Strong construction activity in January boosted German industrial output to the highest monthly level since 2011. The latest data suggest that a routine spring upswing in the economy has come earlier and is stronger.
Industrial production rose 0.8 percent in January after a much smaller rise of 0.1 percent in December, the German Economics Ministry said when it released new figures from the statistics office, Destatis, on Friday.
The year-on-year rate of output growth rose from 3.4 percent in December to 5 percent in January, which was the highest level since August 2011, Destatis data showed.
"Industrial production began the year on a marked upward course," the ministry said in a statement, highlighting the fact that the result is beating a forecast by analysts who had predicted factories' output to rise by 0.7 percent in January.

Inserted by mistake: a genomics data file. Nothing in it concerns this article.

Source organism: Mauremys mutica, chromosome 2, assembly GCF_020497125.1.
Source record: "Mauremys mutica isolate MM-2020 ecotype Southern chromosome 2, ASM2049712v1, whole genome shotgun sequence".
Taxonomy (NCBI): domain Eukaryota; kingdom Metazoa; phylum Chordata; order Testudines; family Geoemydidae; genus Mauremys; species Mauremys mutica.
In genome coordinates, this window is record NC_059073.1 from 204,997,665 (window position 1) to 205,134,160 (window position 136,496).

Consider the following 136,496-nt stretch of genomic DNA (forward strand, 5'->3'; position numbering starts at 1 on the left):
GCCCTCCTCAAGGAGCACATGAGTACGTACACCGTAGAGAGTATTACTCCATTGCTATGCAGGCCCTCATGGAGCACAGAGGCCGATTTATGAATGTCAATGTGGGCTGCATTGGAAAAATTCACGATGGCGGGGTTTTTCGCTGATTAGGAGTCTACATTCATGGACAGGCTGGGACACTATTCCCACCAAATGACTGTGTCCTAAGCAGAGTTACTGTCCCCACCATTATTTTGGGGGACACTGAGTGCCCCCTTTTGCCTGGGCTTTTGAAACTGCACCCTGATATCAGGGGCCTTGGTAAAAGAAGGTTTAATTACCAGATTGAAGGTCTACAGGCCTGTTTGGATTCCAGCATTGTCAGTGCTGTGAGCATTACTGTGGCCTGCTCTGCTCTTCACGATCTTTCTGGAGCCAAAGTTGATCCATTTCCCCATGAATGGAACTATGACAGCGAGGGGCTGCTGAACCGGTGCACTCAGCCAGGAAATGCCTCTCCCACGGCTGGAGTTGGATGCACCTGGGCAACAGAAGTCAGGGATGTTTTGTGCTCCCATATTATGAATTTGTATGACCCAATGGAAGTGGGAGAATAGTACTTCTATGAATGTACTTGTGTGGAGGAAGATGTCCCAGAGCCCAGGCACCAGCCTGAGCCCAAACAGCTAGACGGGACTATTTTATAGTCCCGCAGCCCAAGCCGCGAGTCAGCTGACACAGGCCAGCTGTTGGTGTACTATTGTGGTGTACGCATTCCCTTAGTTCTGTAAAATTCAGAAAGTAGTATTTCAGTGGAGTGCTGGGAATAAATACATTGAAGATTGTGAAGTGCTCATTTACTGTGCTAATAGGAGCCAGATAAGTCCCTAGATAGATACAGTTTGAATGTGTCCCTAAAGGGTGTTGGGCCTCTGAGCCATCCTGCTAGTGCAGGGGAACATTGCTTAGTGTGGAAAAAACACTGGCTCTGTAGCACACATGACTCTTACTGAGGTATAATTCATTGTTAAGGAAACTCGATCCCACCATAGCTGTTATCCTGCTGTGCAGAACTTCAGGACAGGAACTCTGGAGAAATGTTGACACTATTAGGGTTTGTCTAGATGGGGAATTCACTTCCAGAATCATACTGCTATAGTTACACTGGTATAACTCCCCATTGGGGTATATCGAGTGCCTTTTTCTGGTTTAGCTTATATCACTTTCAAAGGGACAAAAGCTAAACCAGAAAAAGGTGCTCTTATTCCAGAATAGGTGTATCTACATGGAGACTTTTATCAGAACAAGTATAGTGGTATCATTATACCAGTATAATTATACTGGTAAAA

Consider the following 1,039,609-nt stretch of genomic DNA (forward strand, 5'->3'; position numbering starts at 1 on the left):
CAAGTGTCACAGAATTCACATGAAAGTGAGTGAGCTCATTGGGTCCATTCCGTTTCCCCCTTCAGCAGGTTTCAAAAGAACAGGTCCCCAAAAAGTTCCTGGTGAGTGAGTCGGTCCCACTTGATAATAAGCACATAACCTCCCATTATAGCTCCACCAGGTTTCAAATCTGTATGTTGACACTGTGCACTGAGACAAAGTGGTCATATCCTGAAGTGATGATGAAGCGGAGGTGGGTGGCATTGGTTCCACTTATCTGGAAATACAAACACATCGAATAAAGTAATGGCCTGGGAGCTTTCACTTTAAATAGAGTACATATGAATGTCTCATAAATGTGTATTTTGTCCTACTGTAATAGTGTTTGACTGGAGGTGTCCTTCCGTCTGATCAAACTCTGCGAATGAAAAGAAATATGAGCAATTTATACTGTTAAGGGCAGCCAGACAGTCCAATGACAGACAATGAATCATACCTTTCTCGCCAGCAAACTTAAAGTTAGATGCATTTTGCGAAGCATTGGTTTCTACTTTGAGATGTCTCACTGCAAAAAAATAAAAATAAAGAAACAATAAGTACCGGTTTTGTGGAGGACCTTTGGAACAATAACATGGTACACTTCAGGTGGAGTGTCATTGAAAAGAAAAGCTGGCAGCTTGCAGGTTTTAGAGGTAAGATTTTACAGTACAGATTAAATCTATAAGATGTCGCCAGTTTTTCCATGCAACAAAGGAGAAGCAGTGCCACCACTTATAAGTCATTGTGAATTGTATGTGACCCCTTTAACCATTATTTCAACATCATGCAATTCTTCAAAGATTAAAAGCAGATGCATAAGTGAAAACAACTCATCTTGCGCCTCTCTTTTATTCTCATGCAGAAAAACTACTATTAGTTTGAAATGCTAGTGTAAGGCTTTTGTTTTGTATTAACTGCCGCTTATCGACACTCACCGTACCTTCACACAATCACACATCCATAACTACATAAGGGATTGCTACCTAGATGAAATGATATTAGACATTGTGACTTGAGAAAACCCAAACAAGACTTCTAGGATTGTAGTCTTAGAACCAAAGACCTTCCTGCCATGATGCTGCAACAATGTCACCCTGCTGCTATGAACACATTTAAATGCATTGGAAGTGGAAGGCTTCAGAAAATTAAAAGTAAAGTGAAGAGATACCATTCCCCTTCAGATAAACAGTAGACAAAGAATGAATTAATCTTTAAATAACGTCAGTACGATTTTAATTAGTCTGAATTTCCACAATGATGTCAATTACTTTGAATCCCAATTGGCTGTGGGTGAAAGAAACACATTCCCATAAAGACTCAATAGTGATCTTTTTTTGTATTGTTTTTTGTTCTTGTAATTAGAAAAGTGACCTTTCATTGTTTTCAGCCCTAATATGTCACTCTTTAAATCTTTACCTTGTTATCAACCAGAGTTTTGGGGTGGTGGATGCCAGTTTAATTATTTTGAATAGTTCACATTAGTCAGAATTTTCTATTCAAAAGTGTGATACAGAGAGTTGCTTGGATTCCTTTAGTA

According to Destatis data, economic activity jumped most significantly in the construction sector, up by 4.4 percent compared with December. The energy sector and manufacturing also grew, with rates of 1.1 percent and 0.3 percent, respectively.
The data appear to confirm soft economic indicators released in February which pointed to a robust and early upswing in the German economy this spring. Last month, the widely-watched Ifo business confidence indicator climbed to its highest level in more than two-and-a-half years, while consumer sentiment is set to hit a seven-year high next month, according to a forward-looking indicator published by GfK market research group.
Berenberg Bank economist Christian Schulz told AFP news agency that the health of the German economy should enable the country and its eurozone partners to weather any potential turbulence from the Ukraine crisis.
The German government recently has revised upwards its growth estimate for 2014, predicting a gross domestic product that is 1.8 percent higher than in 2013.
uhe/kms (AFP, AP, dpa)